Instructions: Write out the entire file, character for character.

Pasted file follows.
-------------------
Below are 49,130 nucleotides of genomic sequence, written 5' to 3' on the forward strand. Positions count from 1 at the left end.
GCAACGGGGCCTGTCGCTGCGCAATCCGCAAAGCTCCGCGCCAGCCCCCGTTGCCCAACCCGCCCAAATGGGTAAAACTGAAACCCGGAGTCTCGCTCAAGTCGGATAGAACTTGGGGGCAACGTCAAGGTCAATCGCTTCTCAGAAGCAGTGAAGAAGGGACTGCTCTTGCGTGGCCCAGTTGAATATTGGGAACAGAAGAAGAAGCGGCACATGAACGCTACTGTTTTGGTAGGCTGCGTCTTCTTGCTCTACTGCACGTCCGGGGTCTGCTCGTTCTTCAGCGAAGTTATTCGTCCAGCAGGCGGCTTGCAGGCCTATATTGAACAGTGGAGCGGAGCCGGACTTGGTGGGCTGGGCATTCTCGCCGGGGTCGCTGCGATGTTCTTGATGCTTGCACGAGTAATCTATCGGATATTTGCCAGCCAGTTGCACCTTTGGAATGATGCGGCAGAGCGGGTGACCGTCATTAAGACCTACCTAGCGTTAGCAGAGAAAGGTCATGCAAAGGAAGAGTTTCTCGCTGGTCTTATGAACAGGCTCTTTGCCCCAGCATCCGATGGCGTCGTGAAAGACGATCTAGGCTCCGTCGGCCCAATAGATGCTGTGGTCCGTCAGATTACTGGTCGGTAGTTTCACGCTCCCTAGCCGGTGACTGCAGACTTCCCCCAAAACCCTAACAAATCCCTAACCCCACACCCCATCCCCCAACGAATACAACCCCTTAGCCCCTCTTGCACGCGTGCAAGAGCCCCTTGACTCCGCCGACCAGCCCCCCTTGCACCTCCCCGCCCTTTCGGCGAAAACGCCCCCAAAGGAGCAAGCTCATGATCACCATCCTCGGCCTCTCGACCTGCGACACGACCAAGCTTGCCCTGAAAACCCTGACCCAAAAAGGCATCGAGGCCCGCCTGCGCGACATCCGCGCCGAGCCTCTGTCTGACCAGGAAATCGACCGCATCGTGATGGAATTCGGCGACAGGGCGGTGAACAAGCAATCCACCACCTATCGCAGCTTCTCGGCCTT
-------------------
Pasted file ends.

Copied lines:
Below are 49,130 nucleotides of genomic sequence, written 5' to 3' on the forward strand. Positions count from 1 at the left end.
GCAACGGGGCCTGTCGCTGCGCAATCCGCAAAGCTCCGCGCCAGCCCCCGTTGCCCAACCCGCCCAAATGGGTAAAACTGAAACCCGGAGTCTCGCTCAAGTCGGATAGAACTTGGGGGCAACGTCAAGGTCAATCGCTTCTCAGAAGCAGTGAAGAAGGGACTGCTCTTGCGTGGCCCAGTTGAATATTGGGAACAGAAGAAGAAGCGGCACATGAACGCTACTGTTTTGGTAGGCTGCGTCTTCTTGCTCTACTGCACGTCCGGGGTCTGCTCGTTCTTCAGCGAAGTTATTCGTCCAGCAGGCGGCTTGCAGGCCTATATTGAACAGTGGAGCGGAGCCGGACTTGGTGGGCTGGGCATTCTCGCCGGGGTCGCTGCGATGTTCTTGATGCTTGCACGAGTAATCTATCGGATATTTGCCAGCCAGTTGCACCTTTGGAATGATGCGGCAGAGCGGGTGACCGTCATTAAGACCTACCTAGCGTTAGCAGAGAAAGGTCATGCAAAGGAAGAGTTTCTCGCTGGTCTTATGAACAGGCTCTTTGCCCCAGCATCCGATGGCGTCGTGAAAGACGATCTAGGCTCCGTCGGCCCAATAGATGCTGTGGTCCGTCAGATTACTGGTCGGTAGTTTCACGCTCCCTAGCCGGTGACTGCAGACTTCCCCCAAAACCCTAACAAATCCCTAACCCCACACCCCATCCCCCAACGAATACAACCCCTTAGCCCCTCTTGCACGCGTGCAAGAGCCCCTTGACTCCGCCGACCAGCCCCCCTTGCACCTCCCCGCCCTTTCGGCGAAAACGCCCCCAAAGGAGCAAGCTCATGATCACCATCCTCGGCCTCTCGACCTGCGACACGACCAAGCTTGCCCTGAAAACCCTGACCCAAAAAGGCATCGAGGCCCGCCTGCGCGACATCCGCGCCGAGCCTCTGTCTGACCAGGAAATCGACCGCATCGTGATGGAATTCGGCGACAGGGCGGTGAACAAGCAATCCACCACCTATCGCAGCTTCTCGGCCTT